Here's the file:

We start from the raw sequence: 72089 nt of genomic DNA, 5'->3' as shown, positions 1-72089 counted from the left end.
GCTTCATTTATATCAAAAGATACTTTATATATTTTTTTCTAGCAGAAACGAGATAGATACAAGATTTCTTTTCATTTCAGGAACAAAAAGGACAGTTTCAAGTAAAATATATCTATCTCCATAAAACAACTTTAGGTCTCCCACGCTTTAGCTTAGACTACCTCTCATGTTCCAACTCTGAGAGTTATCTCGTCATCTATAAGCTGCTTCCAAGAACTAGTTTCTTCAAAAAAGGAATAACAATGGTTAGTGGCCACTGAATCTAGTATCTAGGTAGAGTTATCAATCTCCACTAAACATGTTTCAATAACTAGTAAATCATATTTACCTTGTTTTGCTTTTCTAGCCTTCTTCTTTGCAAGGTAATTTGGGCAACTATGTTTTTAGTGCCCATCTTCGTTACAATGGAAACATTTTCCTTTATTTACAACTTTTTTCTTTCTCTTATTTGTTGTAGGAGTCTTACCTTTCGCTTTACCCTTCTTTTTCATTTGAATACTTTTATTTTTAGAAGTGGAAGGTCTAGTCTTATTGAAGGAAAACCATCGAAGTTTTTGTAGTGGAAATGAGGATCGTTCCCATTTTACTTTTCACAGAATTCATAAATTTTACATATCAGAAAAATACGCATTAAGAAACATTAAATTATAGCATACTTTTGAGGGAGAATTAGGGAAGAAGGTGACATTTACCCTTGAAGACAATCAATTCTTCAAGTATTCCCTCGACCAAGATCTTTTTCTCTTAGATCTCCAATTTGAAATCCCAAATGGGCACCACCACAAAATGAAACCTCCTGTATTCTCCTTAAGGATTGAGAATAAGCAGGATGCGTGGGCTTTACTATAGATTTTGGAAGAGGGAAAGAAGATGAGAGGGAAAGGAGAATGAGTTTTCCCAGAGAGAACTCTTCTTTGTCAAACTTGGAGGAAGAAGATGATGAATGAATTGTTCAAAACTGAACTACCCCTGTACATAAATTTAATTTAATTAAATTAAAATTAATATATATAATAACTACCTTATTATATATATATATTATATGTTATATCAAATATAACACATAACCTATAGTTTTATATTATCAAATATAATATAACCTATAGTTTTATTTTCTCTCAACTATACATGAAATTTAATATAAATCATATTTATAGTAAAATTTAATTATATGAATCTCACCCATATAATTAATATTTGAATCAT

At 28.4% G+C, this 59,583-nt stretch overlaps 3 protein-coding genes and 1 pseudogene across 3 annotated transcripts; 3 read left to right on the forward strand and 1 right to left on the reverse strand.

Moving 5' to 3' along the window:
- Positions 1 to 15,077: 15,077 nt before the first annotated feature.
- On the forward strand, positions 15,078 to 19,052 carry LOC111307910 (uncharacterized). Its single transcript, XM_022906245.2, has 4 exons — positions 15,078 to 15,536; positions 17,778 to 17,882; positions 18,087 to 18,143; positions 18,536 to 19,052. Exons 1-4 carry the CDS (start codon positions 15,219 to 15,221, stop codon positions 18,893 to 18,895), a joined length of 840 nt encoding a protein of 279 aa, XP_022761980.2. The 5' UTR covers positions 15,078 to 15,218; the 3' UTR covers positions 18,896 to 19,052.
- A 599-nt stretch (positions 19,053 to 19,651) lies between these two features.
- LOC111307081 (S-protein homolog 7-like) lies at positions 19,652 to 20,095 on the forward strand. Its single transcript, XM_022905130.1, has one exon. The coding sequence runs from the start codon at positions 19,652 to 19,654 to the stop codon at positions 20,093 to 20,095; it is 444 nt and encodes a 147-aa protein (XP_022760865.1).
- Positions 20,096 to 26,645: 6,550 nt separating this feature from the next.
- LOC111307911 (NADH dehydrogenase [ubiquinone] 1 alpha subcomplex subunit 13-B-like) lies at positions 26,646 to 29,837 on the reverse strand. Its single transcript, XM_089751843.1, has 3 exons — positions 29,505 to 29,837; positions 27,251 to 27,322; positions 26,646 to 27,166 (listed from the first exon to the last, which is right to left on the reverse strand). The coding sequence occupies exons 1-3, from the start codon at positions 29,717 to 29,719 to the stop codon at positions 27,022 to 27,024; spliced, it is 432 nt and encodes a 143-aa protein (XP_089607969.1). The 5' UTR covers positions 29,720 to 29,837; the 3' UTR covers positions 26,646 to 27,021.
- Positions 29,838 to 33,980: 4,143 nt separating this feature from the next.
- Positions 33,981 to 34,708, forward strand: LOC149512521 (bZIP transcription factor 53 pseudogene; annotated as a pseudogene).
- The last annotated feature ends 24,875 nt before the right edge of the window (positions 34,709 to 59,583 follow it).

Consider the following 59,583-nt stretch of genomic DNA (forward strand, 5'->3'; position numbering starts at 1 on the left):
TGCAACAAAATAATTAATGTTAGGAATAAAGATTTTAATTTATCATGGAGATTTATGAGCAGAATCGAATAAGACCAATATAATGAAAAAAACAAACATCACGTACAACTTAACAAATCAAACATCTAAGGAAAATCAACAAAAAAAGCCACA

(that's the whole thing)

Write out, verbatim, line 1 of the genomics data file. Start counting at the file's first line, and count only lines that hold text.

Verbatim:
We start from the raw sequence: 72089 nt of genomic DNA, 5'->3' as shown, positions 1-72089 counted from the left end.